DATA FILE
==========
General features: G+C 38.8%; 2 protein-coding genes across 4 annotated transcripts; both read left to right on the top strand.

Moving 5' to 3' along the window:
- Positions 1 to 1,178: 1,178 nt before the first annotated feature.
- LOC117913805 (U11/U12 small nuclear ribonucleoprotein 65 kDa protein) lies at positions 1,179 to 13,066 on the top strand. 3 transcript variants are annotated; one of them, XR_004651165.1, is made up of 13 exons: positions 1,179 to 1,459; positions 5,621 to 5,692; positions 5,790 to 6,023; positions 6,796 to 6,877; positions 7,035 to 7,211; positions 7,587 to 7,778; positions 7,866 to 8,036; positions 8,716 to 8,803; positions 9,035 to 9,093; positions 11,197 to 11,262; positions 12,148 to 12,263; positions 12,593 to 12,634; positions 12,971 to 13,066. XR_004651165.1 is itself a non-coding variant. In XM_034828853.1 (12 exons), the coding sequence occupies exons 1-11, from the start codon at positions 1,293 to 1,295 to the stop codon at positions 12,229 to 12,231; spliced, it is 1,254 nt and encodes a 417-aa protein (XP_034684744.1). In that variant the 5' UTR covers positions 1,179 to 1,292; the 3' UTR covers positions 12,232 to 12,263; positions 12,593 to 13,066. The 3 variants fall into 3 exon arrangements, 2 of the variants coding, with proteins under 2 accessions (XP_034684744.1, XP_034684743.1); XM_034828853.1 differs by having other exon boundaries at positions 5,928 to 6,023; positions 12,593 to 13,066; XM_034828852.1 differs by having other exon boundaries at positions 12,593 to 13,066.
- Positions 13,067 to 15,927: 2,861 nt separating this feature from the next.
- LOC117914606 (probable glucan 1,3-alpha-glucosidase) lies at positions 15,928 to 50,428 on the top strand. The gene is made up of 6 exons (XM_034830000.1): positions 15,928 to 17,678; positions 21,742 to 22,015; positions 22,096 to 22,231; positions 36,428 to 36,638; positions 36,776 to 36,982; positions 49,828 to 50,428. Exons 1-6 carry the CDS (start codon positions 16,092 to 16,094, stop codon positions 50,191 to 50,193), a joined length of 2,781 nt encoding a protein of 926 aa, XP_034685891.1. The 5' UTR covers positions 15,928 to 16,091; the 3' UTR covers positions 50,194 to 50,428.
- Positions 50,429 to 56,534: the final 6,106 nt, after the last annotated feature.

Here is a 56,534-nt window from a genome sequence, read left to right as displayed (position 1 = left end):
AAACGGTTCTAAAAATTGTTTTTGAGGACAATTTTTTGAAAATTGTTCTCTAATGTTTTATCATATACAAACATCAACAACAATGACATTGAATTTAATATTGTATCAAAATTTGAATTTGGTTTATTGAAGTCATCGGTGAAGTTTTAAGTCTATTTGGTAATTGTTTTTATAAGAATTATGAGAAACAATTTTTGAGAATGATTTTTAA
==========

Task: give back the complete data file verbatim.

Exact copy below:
General features: G+C 38.8%; 2 protein-coding genes across 4 annotated transcripts; both read left to right on the top strand.

Moving 5' to 3' along the window:
- Positions 1 to 1,178: 1,178 nt before the first annotated feature.
- LOC117913805 (U11/U12 small nuclear ribonucleoprotein 65 kDa protein) lies at positions 1,179 to 13,066 on the top strand. 3 transcript variants are annotated; one of them, XR_004651165.1, is made up of 13 exons: positions 1,179 to 1,459; positions 5,621 to 5,692; positions 5,790 to 6,023; positions 6,796 to 6,877; positions 7,035 to 7,211; positions 7,587 to 7,778; positions 7,866 to 8,036; positions 8,716 to 8,803; positions 9,035 to 9,093; positions 11,197 to 11,262; positions 12,148 to 12,263; positions 12,593 to 12,634; positions 12,971 to 13,066. XR_004651165.1 is itself a non-coding variant. In XM_034828853.1 (12 exons), the coding sequence occupies exons 1-11, from the start codon at positions 1,293 to 1,295 to the stop codon at positions 12,229 to 12,231; spliced, it is 1,254 nt and encodes a 417-aa protein (XP_034684744.1). In that variant the 5' UTR covers positions 1,179 to 1,292; the 3' UTR covers positions 12,232 to 12,263; positions 12,593 to 13,066. The 3 variants fall into 3 exon arrangements, 2 of the variants coding, with proteins under 2 accessions (XP_034684744.1, XP_034684743.1); XM_034828853.1 differs by having other exon boundaries at positions 5,928 to 6,023; positions 12,593 to 13,066; XM_034828852.1 differs by having other exon boundaries at positions 12,593 to 13,066.
- Positions 13,067 to 15,927: 2,861 nt separating this feature from the next.
- LOC117914606 (probable glucan 1,3-alpha-glucosidase) lies at positions 15,928 to 50,428 on the top strand. The gene is made up of 6 exons (XM_034830000.1): positions 15,928 to 17,678; positions 21,742 to 22,015; positions 22,096 to 22,231; positions 36,428 to 36,638; positions 36,776 to 36,982; positions 49,828 to 50,428. Exons 1-6 carry the CDS (start codon positions 16,092 to 16,094, stop codon positions 50,191 to 50,193), a joined length of 2,781 nt encoding a protein of 926 aa, XP_034685891.1. The 5' UTR covers positions 15,928 to 16,091; the 3' UTR covers positions 50,194 to 50,428.
- Positions 50,429 to 56,534: the final 6,106 nt, after the last annotated feature.

Here is a 56,534-nt window from a genome sequence, read left to right as displayed (position 1 = left end):
AAACGGTTCTAAAAATTGTTTTTGAGGACAATTTTTTGAAAATTGTTCTCTAATGTTTTATCATATACAAACATCAACAACAATGACATTGAATTTAATATTGTATCAAAATTTGAATTTGGTTTATTGAAGTCATCGGTGAAGTTTTAAGTCTATTTGGTAATTGTTTTTATAAGAATTATGAGAAACAATTTTTGAGAATGATTTTTAA